In 2005 Terri and Lorri Rolfs bought their daughter Heather a 2005 Kia Rio for her 18th birthday. Within a couple months the clutch failed. The vehicle was towed to the dealership for repairs. At no time during this process did anyone from the dealership ever call Heather Rolfs to let her know what was wrong with her car, or suggest that she was the cause of the defect. Mr. Rolfs picked up the car when repairs were complete and brought it home. Not long after the 1st repair attempt, the clutch failed again. When the vehicle was presented for the 2nd repair attempt, the dealership refused to repair the vehicle asserting the defect was caused by driver abuse. Remember Heather had been driving manual transmission vehicles since the age of fourteen. To suggest that she did not know how to drive a manual shift vehicle was disingenuous at best. Perhaps someone at the dealership hoped to support their accusation based on Heather Rolf's age and gender. Anyone speaking with Heather Rolfs for a few moments would dismiss this idea.

Dealership personnel further stated, after the fact, that the 1st defect had also been caused by driver abuse. It is odd that they wouldn't have mentioned this at the time of the first defect, but then this case is filled with these peculiar inconsistencies. For example, service personnel never took the vehicle out for a test drive or made any other attempt to ascertain the exact cause of the defect; they simply asserted that the defect was caused by driver abuse.

It should be noted that the 1st repair order said that it had been repaired under warranty. Miraculously, the dealership produced another repair order nine months after the second repair stating that the first repair had been done as a "good will gesture." With this miracle document in hand the dealership could claim that although the vehicle defect was caused by Heather Rolfs abuse, they went ahead with repairs out of the goodness of their hearts rather than as required under the terms of the warranty. However, after the second clutch malfunction Kia's extraordinary charity came to an end. The dealership absolutely refused to repair the vehicle. At this point Norman Taylor & Associates took the case. This was in February of 2006. Over two years later, during which time Heather did not have her vehicle, the case went to trial.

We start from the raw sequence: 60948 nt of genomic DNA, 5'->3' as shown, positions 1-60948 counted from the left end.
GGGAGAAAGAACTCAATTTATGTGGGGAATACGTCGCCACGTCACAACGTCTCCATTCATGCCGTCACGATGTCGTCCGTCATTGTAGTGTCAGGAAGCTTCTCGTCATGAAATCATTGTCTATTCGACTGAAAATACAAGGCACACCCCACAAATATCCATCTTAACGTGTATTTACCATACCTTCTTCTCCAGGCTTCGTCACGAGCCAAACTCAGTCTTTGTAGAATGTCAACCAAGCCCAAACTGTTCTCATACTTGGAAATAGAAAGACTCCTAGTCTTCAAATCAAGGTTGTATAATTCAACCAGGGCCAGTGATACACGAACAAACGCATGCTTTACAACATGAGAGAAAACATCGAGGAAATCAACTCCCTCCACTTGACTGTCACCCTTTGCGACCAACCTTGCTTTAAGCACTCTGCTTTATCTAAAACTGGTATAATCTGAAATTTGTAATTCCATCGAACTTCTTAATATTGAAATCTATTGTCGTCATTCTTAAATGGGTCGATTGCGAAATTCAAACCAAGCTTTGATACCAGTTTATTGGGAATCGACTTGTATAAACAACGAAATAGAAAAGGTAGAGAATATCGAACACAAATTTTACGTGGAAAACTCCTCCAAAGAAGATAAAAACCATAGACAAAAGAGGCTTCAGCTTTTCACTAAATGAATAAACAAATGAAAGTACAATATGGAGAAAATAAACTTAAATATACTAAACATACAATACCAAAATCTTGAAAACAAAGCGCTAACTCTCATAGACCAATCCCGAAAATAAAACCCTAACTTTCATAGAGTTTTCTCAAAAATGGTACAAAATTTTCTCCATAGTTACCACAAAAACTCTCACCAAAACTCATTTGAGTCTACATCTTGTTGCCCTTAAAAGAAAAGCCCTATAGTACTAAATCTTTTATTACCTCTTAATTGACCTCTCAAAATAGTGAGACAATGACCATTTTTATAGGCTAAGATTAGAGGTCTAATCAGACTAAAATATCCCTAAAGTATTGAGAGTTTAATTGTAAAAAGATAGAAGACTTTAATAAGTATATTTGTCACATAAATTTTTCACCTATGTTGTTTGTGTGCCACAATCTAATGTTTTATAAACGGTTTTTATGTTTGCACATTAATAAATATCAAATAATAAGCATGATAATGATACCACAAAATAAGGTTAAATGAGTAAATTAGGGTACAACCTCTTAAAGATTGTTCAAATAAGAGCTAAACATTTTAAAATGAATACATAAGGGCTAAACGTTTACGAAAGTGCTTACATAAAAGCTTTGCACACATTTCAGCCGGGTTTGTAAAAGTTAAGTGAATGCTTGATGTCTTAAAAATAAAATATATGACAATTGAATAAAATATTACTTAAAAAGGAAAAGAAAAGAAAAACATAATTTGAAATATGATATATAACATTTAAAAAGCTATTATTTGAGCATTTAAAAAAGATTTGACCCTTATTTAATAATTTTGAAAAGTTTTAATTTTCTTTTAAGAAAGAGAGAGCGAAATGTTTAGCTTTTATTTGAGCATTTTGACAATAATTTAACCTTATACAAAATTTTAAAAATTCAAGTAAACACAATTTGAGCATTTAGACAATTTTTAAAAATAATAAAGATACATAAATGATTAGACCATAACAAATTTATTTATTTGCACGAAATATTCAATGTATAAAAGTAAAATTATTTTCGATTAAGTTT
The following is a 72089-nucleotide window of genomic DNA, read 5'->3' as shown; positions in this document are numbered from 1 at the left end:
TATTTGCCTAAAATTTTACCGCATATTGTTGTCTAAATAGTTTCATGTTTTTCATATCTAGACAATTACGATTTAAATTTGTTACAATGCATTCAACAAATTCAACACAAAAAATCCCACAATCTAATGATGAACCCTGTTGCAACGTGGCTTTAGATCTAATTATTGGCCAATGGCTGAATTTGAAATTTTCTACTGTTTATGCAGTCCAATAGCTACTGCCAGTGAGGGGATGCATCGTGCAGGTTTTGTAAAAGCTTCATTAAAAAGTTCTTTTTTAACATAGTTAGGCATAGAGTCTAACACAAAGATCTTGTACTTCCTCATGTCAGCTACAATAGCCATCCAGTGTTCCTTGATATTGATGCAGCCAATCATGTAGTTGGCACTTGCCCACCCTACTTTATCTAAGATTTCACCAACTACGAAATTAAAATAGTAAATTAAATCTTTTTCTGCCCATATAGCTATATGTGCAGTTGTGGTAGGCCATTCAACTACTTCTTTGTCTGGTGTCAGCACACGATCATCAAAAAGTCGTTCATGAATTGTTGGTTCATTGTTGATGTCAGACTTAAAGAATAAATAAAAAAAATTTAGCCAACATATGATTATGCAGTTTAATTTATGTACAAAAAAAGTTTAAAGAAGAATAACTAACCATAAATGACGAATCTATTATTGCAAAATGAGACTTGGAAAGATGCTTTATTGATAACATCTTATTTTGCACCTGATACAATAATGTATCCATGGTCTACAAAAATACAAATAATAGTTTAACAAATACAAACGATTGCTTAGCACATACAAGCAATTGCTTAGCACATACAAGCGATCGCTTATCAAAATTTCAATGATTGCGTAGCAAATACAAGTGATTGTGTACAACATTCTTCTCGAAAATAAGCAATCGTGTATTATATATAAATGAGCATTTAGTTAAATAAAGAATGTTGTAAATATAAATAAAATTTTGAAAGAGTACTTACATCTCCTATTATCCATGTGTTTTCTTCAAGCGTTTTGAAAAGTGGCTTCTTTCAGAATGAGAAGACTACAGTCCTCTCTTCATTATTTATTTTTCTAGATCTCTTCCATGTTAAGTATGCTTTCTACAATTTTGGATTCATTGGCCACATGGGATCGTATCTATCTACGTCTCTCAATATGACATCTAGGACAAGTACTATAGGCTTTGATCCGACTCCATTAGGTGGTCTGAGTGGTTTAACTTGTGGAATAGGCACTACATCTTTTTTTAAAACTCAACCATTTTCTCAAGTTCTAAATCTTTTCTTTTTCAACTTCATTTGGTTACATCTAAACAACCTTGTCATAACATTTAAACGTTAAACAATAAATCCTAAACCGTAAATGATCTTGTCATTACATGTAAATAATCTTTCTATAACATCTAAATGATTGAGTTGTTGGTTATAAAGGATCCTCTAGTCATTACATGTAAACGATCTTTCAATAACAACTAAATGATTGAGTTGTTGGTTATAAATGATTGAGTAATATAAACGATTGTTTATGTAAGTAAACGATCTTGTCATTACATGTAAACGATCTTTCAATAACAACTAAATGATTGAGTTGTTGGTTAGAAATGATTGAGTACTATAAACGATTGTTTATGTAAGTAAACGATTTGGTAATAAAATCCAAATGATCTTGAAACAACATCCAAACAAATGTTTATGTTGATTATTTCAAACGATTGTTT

Why did this happen? It is difficult to understand. Why did Kia bring out the full weight and power of its legal apparatus? Perhaps they thought, "If we crush this individual who has dared to complain, it will intimidate others who have similar problems with their vehicles and they will be less willing to come forward and take advantage of California's excellent Lemon Law."

Says Attorney Tatar, "This was one of those cases where you wonder why Kia let this case go to trial in the first place. The facts were clear, the amount of money negligible, and the plaintiff a responsible member of our country's military. Heather Rolfs simply wanted her car to work properly so that she could get on with her life. Instead she lost the use of her car, wasted her time and that of her parents and all the others involved in the case. Fortunately common sense and the law prevailed. Although Heather Rolfs doesn't have her car she can take satisfaction in having the personal integrity to remain steadfast through this test."

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Donald Ladew